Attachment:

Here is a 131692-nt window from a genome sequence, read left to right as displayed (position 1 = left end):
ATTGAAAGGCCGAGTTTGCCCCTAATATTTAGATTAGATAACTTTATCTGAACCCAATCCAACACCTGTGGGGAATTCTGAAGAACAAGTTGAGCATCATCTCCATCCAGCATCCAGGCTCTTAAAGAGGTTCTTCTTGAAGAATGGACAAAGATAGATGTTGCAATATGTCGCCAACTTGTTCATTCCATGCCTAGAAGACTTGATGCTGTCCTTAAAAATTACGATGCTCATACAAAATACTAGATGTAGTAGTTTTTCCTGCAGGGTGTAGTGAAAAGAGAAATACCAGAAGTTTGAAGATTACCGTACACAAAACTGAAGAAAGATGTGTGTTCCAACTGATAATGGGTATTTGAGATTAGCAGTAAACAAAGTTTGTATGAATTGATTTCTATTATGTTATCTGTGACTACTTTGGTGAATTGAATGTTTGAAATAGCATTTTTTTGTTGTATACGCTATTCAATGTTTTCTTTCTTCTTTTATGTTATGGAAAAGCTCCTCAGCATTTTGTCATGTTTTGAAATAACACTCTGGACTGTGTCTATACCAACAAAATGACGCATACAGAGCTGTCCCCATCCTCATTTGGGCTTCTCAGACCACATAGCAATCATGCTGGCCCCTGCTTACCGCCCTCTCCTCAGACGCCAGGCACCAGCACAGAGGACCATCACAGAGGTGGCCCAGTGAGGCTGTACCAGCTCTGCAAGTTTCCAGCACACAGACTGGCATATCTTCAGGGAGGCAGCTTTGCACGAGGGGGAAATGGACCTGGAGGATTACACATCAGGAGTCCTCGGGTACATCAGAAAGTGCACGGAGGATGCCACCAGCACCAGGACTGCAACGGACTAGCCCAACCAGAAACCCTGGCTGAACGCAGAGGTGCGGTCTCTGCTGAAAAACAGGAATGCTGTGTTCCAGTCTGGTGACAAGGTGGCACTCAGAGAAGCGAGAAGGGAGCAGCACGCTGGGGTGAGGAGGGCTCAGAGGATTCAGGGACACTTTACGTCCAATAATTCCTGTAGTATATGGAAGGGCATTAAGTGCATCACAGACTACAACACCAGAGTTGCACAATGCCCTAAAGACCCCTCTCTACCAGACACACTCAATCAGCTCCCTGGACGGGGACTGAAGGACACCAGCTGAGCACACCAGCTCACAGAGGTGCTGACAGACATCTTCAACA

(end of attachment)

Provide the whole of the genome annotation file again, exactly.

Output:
Here is a 131692-nt window from a genome sequence, read left to right as displayed (position 1 = left end):
ATTGAAAGGCCGAGTTTGCCCCTAATATTTAGATTAGATAACTTTATCTGAACCCAATCCAACACCTGTGGGGAATTCTGAAGAACAAGTTGAGCATCATCTCCATCCAGCATCCAGGCTCTTAAAGAGGTTCTTCTTGAAGAATGGACAAAGATAGATGTTGCAATATGTCGCCAACTTGTTCATTCCATGCCTAGAAGACTTGATGCTGTCCTTAAAAATTACGATGCTCATACAAAATACTAGATGTAGTAGTTTTTCCTGCAGGGTGTAGTGAAAAGAGAAATACCAGAAGTTTGAAGATTACCGTACACAAAACTGAAGAAAGATGTGTGTTCCAACTGATAATGGGTATTTGAGATTAGCAGTAAACAAAGTTTGTATGAATTGATTTCTATTATGTTATCTGTGACTACTTTGGTGAATTGAATGTTTGAAATAGCATTTTTTTGTTGTATACGCTATTCAATGTTTTCTTTCTTCTTTTATGTTATGGAAAAGCTCCTCAGCATTTTGTCATGTTTTGAAATAACACTCTGGACTGTGTCTATACCAACAAAATGACGCATACAGAGCTGTCCCCATCCTCATTTGGGCTTCTCAGACCACATAGCAATCATGCTGGCCCCTGCTTACCGCCCTCTCCTCAGACGCCAGGCACCAGCACAGAGGACCATCACAGAGGTGGCCCAGTGAGGCTGTACCAGCTCTGCAAGTTTCCAGCACACAGACTGGCATATCTTCAGGGAGGCAGCTTTGCACGAGGGGGAAATGGACCTGGAGGATTACACATCAGGAGTCCTCGGGTACATCAGAAAGTGCACGGAGGATGCCACCAGCACCAGGACTGCAACGGACTAGCCCAACCAGAAACCCTGGCTGAACGCAGAGGTGCGGTCTCTGCTGAAAAACAGGAATGCTGTGTTCCAGTCTGGTGACAAGGTGGCACTCAGAGAAGCGAGAAGGGAGCAGCACGCTGGGGTGAGGAGGGCTCAGAGGATTCAGGGACACTTTACGTCCAATAATTCCTGTAGTATATGGAAGGGCATTAAGTGCATCACAGACTACAACACCAGAGTTGCACAATGCCCTAAAGACCCCTCTCTACCAGACACACTCAATCAGCTCCCTGGACGGGGACTGAAGGACACCAGCTGAGCACACCAGCTCACAGAGGTGCTGACAGACATCTTCAACA